“Is there a doctor on the aircraft?” Top 10 in-flight medical emergenciesBMJ 2000; 321 doi: http://dx.doi.org/10.1136/bmj.321.7272.1336 (Published 25 November 2000) Cite this as: BMJ 2000;321:1336
- Nigel Dowdall, consultant occupational physician (nigel.1.dowdall@BritishAirways.com)
- British Airways Health Services, PO Box 365, Harmondsworth UP7 0GB
- Accepted 18 May 2000
In the year ending 31 March 1999 British Airways carried 36.8 million passengers and there were 3386 reported in-flight medical incidents: about 1 per 11 000 passengers. Though 70% were managed by cabin crew without the assistance of an on-board health professional, in almost 1000 incidents doctors and nurses were asked to help with the management of ill passengers.
This article discusses the conditions most likely to lead to the announcement “If there is a doctor of medicine on board the aircraft, would they please make themselves known to one of the cabin crew.”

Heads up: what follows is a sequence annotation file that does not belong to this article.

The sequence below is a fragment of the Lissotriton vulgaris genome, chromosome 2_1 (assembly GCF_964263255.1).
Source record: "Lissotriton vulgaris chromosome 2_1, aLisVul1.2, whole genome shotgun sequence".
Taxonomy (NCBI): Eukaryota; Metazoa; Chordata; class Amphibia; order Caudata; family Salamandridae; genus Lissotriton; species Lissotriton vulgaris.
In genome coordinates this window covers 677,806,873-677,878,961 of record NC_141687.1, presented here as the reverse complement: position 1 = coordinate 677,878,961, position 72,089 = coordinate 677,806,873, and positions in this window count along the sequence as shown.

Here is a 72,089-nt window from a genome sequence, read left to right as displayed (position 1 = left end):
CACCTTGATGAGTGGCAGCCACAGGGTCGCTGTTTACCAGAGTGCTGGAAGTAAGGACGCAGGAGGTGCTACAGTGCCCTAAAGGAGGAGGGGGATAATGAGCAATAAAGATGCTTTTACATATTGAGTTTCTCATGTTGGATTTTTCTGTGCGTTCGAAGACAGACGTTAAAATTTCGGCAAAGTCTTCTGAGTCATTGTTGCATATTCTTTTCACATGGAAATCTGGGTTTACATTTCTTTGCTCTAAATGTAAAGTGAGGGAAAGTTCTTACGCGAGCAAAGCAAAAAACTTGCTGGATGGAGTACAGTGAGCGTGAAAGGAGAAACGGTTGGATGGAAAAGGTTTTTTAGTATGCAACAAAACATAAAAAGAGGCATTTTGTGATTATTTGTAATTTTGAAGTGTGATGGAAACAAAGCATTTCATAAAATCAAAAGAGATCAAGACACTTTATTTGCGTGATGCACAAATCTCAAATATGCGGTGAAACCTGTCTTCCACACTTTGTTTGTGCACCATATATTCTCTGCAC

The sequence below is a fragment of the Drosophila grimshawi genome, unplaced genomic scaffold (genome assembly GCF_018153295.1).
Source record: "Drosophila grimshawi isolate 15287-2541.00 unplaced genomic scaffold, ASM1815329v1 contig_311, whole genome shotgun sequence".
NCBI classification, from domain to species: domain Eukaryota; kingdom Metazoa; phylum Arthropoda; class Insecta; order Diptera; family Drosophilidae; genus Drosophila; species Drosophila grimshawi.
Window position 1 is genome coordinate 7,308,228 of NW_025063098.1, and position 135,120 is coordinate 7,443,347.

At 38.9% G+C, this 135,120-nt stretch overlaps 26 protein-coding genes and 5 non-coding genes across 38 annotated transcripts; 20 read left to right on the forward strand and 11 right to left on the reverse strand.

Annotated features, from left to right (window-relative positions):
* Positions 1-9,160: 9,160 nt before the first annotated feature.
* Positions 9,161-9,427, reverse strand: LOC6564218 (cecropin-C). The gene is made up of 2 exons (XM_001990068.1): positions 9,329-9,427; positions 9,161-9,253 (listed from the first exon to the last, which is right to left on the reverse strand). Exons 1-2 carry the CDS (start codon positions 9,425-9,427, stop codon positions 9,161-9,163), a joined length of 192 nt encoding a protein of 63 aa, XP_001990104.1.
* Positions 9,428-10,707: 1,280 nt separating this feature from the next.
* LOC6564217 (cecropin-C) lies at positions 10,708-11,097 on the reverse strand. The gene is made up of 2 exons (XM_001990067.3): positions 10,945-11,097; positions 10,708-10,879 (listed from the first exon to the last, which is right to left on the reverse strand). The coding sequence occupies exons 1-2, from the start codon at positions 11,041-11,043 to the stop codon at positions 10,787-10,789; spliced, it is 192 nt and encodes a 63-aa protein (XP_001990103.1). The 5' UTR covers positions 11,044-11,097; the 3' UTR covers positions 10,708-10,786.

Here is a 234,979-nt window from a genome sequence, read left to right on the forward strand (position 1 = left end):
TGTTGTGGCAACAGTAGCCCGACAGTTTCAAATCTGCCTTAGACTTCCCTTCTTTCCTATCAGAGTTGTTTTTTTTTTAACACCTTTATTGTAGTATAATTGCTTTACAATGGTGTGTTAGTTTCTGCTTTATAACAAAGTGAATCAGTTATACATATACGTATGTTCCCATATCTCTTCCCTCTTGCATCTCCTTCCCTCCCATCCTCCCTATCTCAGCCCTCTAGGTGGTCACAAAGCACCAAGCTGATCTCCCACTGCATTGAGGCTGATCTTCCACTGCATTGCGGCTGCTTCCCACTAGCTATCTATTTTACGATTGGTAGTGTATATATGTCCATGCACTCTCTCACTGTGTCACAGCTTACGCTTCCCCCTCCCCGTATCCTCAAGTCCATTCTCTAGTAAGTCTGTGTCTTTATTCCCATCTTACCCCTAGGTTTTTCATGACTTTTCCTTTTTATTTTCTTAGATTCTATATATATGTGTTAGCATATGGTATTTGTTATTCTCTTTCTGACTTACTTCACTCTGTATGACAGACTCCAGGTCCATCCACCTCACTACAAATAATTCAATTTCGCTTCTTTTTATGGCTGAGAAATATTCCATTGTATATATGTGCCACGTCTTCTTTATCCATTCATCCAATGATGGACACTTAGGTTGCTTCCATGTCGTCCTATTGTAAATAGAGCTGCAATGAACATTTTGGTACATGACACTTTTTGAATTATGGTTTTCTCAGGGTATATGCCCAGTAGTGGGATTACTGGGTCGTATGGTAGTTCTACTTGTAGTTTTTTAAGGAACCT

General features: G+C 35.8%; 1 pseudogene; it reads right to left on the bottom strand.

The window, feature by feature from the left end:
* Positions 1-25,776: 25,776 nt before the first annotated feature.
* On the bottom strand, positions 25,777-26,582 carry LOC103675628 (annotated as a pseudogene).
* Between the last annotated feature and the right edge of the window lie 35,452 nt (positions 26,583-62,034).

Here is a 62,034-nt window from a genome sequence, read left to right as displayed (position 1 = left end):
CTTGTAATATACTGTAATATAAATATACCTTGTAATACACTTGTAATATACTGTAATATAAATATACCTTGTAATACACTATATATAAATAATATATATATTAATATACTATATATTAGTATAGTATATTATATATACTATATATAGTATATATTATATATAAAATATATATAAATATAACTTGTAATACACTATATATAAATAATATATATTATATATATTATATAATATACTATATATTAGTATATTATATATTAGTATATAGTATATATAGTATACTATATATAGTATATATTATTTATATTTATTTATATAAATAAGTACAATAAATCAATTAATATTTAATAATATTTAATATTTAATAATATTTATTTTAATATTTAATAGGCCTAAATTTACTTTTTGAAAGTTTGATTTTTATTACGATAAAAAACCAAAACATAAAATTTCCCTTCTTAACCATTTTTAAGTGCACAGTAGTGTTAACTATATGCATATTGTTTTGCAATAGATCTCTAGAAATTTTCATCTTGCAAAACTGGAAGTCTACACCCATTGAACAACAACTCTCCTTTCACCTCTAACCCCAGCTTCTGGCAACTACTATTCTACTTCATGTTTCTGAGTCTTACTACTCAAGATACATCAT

About three quarters of in-flight medical emergencies are managed by cabin crew
The range of equipment and drugs on board varies but can be extensive
Doctors who volunteer to help the crew manage an incident should remember to “do no harm” and practise within the limits of their training and knowledge
The information provided is based primarily on British Airways' experience of in-flight medical incidents, as captured from crew reports and supplemented by feedback from assisting health professionals, and from discussions with other airline medical departments. The information on medical kits and equipment is based on the regulatory requirements of the Joint Aviation Authorities, the kits and equipment carried on all British Airways aircraft, and discussions with other airline medical departments.
The passenger with chest pain presents the same diagnostic challenge as a patient on the ground. A careful history is important, but language barriers and the cabin environment …